Which species have been confirmed?

Yesterday, I pointed out that evidence for confirmed breeding by any species should be submitted to the atlas, even if we are not yet within that species’ “safe dates”.  In light of that recommendation, I thought it would be worthwhile to list the species for which we have already received confirmed records.  This list is growing every day – just this weekend I noticed a pair of chickadees excavating a nest hole in a dead tree stump in my backyard (see video here). Continue reading “Which species have been confirmed?”

Woodcocks galore

Over the past two weeks, people have been reporting American woodcocks displaying at sites throughout the state. So, this weekend, just before dark, I made the 5-minute trek to the nearest overgrown field to my house to see if I could document them in atlas block 40F.  Sure enough, shortly after 7 pm, I heard a distant “bzzzt”, followed quickly by another, and another.  Over the next 20 minutes I also saw several display flights high up into the sky. Continue reading “Woodcocks galore”

When is a pair of ducks really a pair of ducks?

Yesterday, a quick stop at a small pond in Mansfield turned up 2 gadwalls (a male and a female), 5 green-winged teals (3 males, 2 females), and a dozen mallards. The gadwalls were swimming around together, and one of the female teals was sitting close to one of the males. Given this observation, it would be tempting to report both species with breeding code P (pair) to the atlas project. Continue reading “When is a pair of ducks really a pair of ducks?”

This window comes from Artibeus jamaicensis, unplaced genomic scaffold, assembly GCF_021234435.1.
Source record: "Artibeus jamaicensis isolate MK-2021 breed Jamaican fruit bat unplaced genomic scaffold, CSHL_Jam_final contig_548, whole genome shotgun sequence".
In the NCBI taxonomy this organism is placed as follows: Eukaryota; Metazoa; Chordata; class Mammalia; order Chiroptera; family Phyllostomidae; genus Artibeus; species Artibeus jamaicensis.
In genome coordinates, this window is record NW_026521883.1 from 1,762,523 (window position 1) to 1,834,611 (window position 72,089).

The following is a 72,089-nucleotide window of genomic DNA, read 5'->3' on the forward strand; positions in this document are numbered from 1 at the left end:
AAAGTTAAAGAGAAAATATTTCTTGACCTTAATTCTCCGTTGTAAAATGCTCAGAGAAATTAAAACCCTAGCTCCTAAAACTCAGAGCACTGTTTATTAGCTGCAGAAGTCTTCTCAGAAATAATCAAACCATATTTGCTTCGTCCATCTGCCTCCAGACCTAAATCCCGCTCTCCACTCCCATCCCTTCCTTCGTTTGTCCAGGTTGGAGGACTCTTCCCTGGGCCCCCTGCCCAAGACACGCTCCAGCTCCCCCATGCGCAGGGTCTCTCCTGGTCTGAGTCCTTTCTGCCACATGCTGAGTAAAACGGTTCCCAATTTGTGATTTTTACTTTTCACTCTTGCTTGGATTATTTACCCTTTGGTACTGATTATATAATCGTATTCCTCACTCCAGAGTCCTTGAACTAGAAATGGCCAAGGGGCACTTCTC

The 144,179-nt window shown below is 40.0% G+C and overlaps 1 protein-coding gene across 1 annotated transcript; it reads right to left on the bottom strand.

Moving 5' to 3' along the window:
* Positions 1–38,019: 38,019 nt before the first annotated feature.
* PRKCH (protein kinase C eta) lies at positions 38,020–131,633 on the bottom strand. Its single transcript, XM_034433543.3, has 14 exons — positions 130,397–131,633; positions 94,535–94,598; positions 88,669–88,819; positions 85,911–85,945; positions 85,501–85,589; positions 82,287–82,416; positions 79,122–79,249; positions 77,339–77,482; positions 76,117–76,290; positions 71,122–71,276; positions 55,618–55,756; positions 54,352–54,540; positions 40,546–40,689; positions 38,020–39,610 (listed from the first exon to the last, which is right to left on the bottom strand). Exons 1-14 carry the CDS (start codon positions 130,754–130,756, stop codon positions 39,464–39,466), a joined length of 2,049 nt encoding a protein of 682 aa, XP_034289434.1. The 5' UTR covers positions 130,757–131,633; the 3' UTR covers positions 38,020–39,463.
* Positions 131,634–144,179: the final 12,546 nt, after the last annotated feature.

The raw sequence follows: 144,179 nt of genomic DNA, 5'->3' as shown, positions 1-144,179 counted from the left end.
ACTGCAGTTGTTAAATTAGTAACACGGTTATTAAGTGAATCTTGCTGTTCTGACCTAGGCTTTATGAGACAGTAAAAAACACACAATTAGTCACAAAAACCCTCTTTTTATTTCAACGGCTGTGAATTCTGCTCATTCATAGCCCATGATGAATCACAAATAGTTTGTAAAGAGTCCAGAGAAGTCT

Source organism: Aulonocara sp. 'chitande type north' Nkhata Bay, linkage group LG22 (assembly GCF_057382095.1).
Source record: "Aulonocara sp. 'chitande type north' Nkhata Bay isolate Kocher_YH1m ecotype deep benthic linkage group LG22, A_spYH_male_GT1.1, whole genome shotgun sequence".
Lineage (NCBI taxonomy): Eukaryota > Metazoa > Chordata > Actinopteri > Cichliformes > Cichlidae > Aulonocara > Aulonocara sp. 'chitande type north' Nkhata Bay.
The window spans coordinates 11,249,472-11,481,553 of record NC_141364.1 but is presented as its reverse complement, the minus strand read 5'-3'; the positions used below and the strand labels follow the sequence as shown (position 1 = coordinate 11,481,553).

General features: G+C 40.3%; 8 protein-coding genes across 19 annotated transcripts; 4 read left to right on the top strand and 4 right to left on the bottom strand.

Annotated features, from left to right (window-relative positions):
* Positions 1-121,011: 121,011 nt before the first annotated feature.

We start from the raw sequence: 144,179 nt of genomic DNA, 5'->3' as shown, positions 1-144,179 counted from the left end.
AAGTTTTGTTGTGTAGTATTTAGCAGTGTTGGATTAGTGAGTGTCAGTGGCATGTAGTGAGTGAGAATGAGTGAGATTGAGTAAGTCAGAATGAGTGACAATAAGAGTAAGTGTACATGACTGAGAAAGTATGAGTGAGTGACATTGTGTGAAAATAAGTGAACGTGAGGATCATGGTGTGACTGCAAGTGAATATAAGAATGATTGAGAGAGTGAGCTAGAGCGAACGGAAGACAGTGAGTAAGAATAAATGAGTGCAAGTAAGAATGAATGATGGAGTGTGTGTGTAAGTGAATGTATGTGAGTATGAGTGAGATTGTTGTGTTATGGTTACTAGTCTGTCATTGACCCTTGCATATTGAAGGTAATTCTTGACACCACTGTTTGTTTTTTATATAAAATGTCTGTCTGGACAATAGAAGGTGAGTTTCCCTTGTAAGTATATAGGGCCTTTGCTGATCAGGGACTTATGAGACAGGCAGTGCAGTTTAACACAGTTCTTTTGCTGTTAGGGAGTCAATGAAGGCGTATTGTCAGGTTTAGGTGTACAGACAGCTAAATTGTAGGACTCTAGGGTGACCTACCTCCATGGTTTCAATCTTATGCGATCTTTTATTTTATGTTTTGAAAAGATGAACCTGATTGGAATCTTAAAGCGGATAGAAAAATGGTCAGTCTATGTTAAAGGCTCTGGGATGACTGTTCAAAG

Which eBird checklists should you share?

Spring is just around the corner, but as the recent snow has shown us, it’s not quite here yet. Some birds are starting to breed, but most are not. So, how do you know which birds to report to the atlas project? This question is a particular concern for people who are already entering their sightings into eBird and may be unsure when they should share a checklist with the ctbirdatlas account. Continue reading “Which eBird checklists should you share?”

Nesting ravens

Although it is too soon to begin surveying atlas blocks in earnest, a few species have begun to nest and atlas data have started to flow in.  For example, last weekend I saw a common raven fly across the Merritt Parkway in Orange (block 94F) with a stick in its beak – carrying nest material (atlas code CN).  I was a little surprised about the location, but I checked with local birder Frank Gallo who confirmed that there is pair that nests on a cell tower nearby. Continue reading “Nesting ravens”